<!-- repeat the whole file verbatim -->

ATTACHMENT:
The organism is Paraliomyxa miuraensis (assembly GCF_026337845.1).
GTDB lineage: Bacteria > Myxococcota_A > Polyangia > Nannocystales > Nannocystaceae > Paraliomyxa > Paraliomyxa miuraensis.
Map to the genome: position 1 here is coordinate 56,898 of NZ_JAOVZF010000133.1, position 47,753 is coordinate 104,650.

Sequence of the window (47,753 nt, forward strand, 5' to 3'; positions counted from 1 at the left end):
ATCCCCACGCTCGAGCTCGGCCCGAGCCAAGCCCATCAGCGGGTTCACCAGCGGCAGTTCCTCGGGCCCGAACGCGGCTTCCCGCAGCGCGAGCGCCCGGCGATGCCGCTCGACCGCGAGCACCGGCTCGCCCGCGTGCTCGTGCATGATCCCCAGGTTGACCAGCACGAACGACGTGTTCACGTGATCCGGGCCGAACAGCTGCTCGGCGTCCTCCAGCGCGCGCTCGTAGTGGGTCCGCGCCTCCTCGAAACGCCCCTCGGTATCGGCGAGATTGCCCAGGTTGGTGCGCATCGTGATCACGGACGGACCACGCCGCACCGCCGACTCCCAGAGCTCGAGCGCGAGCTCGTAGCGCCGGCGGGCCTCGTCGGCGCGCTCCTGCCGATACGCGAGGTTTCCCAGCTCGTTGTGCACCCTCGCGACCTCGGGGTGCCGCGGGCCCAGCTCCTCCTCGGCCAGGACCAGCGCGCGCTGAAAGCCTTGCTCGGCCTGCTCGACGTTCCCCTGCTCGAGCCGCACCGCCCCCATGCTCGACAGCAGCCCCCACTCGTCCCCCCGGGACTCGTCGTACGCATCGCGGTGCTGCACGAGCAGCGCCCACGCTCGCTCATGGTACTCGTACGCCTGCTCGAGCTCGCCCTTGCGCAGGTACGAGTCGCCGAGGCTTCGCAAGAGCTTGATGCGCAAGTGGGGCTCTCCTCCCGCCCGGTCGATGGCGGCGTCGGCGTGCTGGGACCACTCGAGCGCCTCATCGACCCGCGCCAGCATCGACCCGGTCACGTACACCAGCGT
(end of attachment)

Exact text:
The organism is Paraliomyxa miuraensis (assembly GCF_026337845.1).
GTDB lineage: Bacteria > Myxococcota_A > Polyangia > Nannocystales > Nannocystaceae > Paraliomyxa > Paraliomyxa miuraensis.
Map to the genome: position 1 here is coordinate 56,898 of NZ_JAOVZF010000133.1, position 47,753 is coordinate 104,650.

Sequence of the window (47,753 nt, forward strand, 5' to 3'; positions counted from 1 at the left end):
ATCCCCACGCTCGAGCTCGGCCCGAGCCAAGCCCATCAGCGGGTTCACCAGCGGCAGTTCCTCGGGCCCGAACGCGGCTTCCCGCAGCGCGAGCGCCCGGCGATGCCGCTCGACCGCGAGCACCGGCTCGCCCGCGTGCTCGTGCATGATCCCCAGGTTGACCAGCACGAACGACGTGTTCACGTGATCCGGGCCGAACAGCTGCTCGGCGTCCTCCAGCGCGCGCTCGTAGTGGGTCCGCGCCTCCTCGAAACGCCCCTCGGTATCGGCGAGATTGCCCAGGTTGGTGCGCATCGTGATCACGGACGGACCACGCCGCACCGCCGACTCCCAGAGCTCGAGCGCGAGCTCGTAGCGCCGGCGGGCCTCGTCGGCGCGCTCCTGCCGATACGCGAGGTTTCCCAGCTCGTTGTGCACCCTCGCGACCTCGGGGTGCCGCGGGCCCAGCTCCTCCTCGGCCAGGACCAGCGCGCGCTGAAAGCCTTGCTCGGCCTGCTCGACGTTCCCCTGCTCGAGCCGCACCGCCCCCATGCTCGACAGCAGCCCCCACTCGTCCCCCCGGGACTCGTCGTACGCATCGCGGTGCTGCACGAGCAGCGCCCACGCTCGCTCATGGTACTCGTACGCCTGCTCGAGCTCGCCCTTGCGCAGGTACGAGTCGCCGAGGCTTCGCAAGAGCTTGATGCGCAAGTGGGGCTCTCCTCCCGCCCGGTCGATGGCGGCGTCGGCGTGCTGGGACCACTCGAGCGCCTCATCGACCCGCGCCAGCATCGACCCGGTCACGTACACCAGCGT